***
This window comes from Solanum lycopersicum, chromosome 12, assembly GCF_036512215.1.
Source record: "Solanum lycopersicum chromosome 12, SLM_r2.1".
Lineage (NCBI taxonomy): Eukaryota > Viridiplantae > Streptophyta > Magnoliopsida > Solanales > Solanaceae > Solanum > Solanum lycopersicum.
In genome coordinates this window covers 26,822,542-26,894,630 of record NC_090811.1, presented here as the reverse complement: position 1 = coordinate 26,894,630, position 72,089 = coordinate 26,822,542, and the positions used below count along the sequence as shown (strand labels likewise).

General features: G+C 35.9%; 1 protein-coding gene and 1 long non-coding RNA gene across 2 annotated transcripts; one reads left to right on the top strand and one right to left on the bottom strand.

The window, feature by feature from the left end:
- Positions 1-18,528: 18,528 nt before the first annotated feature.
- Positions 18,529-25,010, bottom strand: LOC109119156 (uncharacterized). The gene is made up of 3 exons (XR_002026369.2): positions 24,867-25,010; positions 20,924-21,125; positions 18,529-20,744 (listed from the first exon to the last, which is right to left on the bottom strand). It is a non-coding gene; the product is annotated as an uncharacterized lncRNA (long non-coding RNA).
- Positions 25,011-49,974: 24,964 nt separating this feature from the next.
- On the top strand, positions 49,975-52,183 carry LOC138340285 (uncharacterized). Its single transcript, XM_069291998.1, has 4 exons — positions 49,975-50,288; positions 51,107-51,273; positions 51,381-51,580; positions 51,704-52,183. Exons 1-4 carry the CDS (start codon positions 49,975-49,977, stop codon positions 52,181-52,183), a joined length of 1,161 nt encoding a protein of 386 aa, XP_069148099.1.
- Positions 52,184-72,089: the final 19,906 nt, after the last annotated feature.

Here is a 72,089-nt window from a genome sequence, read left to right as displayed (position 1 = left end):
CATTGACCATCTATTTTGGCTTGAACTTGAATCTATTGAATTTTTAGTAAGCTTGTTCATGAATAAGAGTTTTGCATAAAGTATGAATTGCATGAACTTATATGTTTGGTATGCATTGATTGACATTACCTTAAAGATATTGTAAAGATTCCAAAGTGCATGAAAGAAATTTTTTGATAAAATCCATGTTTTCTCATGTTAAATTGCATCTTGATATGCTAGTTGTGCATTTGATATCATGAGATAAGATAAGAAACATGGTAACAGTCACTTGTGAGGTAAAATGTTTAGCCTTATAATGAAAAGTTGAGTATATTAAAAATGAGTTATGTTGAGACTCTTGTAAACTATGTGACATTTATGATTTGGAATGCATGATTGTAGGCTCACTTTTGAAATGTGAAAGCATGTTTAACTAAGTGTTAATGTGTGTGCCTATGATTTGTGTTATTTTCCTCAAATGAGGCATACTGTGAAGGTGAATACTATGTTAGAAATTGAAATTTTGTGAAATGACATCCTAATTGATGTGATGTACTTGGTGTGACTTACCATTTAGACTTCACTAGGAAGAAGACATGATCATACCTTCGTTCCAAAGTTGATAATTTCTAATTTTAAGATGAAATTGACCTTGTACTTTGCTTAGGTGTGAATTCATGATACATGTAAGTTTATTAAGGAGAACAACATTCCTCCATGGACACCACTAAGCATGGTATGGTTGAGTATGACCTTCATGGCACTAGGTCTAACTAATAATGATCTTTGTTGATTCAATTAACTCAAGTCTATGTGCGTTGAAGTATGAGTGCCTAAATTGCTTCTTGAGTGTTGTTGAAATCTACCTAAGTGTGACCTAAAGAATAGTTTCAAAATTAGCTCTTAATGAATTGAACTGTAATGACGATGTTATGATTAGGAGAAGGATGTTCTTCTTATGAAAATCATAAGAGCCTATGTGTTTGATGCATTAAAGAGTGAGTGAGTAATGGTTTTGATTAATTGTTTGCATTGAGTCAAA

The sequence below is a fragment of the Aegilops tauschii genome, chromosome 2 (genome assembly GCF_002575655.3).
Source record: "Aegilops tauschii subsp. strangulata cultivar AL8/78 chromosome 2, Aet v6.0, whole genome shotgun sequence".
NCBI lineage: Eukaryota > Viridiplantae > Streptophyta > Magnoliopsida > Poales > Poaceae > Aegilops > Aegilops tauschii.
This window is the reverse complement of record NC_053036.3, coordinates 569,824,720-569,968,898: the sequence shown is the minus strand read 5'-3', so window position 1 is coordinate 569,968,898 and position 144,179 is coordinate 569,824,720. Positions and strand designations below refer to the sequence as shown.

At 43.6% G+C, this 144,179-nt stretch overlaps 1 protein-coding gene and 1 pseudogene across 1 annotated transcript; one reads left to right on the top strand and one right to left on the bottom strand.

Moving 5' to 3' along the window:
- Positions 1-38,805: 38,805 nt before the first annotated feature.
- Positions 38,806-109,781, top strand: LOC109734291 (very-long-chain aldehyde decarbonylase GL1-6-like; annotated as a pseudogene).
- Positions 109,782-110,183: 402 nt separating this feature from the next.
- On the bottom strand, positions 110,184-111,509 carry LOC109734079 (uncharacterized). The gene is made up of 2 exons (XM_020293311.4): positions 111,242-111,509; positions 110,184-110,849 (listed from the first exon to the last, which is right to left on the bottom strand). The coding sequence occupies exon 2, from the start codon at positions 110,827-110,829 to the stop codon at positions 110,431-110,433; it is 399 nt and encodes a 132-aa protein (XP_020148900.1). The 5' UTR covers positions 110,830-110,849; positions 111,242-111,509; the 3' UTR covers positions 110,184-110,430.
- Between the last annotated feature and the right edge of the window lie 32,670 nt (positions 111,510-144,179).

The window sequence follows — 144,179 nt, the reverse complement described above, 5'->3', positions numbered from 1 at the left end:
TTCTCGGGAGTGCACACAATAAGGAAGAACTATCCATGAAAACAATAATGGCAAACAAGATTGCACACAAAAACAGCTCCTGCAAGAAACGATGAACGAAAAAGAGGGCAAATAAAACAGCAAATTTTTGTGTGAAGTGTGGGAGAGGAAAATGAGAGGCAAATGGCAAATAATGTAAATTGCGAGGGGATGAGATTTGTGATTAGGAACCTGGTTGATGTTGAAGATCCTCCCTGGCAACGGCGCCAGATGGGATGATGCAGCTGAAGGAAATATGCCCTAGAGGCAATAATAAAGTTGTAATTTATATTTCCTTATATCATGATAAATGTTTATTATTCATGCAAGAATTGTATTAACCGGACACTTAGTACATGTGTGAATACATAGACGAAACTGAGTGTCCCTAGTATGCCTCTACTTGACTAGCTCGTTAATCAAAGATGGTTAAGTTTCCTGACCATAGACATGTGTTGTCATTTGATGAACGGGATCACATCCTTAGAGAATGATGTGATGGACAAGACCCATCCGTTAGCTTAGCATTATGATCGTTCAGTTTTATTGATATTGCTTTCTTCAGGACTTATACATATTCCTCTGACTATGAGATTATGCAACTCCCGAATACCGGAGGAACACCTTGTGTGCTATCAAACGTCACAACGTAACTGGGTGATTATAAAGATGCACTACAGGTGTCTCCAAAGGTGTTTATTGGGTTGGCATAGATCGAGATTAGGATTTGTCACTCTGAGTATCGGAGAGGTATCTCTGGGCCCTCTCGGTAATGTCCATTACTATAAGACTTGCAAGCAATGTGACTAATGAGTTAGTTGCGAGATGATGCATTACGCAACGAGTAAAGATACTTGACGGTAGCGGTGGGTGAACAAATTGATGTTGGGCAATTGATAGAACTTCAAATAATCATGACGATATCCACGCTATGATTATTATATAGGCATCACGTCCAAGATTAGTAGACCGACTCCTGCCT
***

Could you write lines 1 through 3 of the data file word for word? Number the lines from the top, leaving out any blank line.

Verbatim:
This window comes from Solanum lycopersicum, chromosome 12, assembly GCF_036512215.1.
Source record: "Solanum lycopersicum chromosome 12, SLM_r2.1".
Lineage (NCBI taxonomy): Eukaryota > Viridiplantae > Streptophyta > Magnoliopsida > Solanales > Solanaceae > Solanum > Solanum lycopersicum.